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Has Inflation Peaked? Here’s What the Data Suggests

Inflation showed some signs of easing last month, according to a key government indicator of prices released on Wednesday.

Retail apparel prices dipped a seasonally adjusted 0.1 percent in July from the previous month, but were still up an unadjusted 5.1 percent from a year earlier, the U.S. Bureau of Labor Statistics (BLS) reported Wednesday in the Consumer Price Index (CPI).

The overall CPI was unchanged in July on a seasonally adjusted basis, after rising 1.3 percent in June. Over the last 12 months, CPI, which measures the rate at which consumer prices are rising, increased an unadjusted 8.5 percent, dipping from the 9.1 percent increase for the period through June.

Though the development might be positive overall, retailers and consumers aren’t out of the woods yet.

“While the July CPI figures suggest that inflation has already hit its peak, inflation is still a significant source of concern for most consumers,” said Matt Pavich, senior director of retail innovation at Revionics, an AI-powered retail price optimization solutions provider. “The longer inflation goes on, the more likely it is for consumers to make permanent the behavior changes they’ve adopted during these inflationary times, whether that’s switching to more private-label products or buying a larger share of their essential goods at dollar stores and value-driven grocers.”

Pavich said retailers must understand how inflation is impacting their customers’ spending, basket size, brand preferences, channel preferences and other behaviors.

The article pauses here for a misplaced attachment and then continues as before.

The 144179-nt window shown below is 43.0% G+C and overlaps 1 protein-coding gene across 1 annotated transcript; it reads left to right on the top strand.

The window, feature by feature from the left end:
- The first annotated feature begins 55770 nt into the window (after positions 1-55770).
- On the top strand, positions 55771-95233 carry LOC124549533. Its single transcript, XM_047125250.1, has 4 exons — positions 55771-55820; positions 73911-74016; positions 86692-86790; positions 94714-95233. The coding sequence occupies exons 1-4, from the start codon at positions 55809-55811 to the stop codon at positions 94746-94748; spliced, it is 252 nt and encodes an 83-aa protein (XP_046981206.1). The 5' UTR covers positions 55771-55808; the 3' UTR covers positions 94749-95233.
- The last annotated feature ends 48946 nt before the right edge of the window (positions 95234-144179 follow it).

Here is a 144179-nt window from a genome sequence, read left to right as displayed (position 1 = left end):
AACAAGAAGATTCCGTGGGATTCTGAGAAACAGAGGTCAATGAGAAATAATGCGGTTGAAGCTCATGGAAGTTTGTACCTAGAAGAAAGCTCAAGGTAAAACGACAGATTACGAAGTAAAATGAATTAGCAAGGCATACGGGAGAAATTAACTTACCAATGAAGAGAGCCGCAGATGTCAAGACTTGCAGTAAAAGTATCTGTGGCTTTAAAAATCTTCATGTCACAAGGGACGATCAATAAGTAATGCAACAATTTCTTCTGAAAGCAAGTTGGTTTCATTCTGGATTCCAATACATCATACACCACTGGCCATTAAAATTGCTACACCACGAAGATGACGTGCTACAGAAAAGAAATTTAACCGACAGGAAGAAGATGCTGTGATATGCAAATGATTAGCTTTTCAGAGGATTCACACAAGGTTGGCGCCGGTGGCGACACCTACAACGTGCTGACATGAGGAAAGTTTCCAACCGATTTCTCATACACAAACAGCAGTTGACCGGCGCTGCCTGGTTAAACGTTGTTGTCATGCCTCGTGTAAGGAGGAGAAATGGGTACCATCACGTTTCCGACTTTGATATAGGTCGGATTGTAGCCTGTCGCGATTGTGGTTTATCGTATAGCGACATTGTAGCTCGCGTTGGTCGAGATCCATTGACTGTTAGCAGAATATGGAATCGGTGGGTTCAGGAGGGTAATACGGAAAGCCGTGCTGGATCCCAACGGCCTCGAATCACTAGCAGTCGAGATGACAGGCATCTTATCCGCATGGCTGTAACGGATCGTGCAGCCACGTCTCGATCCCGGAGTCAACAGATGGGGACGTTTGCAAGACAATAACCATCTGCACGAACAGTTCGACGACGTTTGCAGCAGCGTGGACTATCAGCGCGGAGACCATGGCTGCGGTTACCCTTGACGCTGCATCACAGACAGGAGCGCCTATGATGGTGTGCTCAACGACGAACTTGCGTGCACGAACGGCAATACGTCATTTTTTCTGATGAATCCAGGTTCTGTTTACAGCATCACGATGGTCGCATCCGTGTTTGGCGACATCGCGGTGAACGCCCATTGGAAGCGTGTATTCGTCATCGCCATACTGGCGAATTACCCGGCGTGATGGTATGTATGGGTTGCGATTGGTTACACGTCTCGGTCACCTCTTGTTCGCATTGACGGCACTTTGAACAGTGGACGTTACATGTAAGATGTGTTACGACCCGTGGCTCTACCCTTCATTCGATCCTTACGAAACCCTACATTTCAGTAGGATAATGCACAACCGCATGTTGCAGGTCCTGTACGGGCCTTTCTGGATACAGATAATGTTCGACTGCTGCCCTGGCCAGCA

“Faced with a triple threat of inflation, supply chain issues and labor shortages, retailers have their work cut out for them to protect both margins and price perception,” he said. “Despite these major headwinds, retailers never forget the core goal of coming through with reliable products and services for shoppers, including being competitive on price.”

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The CPI revealed a mixed bag for apparel prices, with an uptick in women’s, as all other categories fell. In women’s wear, which was up 1.2 percent in July, prices rose 3 percent for dresses, 2.7 percent for suits and separates and 0.3 percent in the underwear, nightwear, swimwear and accessories group, while prices for outerwear declined 1.9 percent.

Men’s wear prices were down 1 percent, with declines of 2.4 percent in the underwear, nightwear, swimwear and accessories group; 1.2 percent in suits, sport coats and outerwear, and 0.5 percent for shirts and sweaters. Bucking the trend in the category was a price increase of 1.3 percent in pants and shorts.

Price decreases of 0.3 percent for boy’s apparel, 0.8 percent in girls’ and 1.3 percent for infants’ and toddler’s clothes were also seen.

Retail footwear prices fell 0.1 percent last month, with declines of 1.4 percent in men’s and 1.2 percent in boys’ and girls’ were countered by a 1.3 percent increases in women’s.

In the home goods arena, prices for household furnishings and supplies rose a seasonally adjusted 0.6 percent in July and were up an unadjusted 10.8 percent from a year earlier. Within the sector, prices for furniture and bedding rose 0.9 percent for the month an 14.8 percent from July 2021.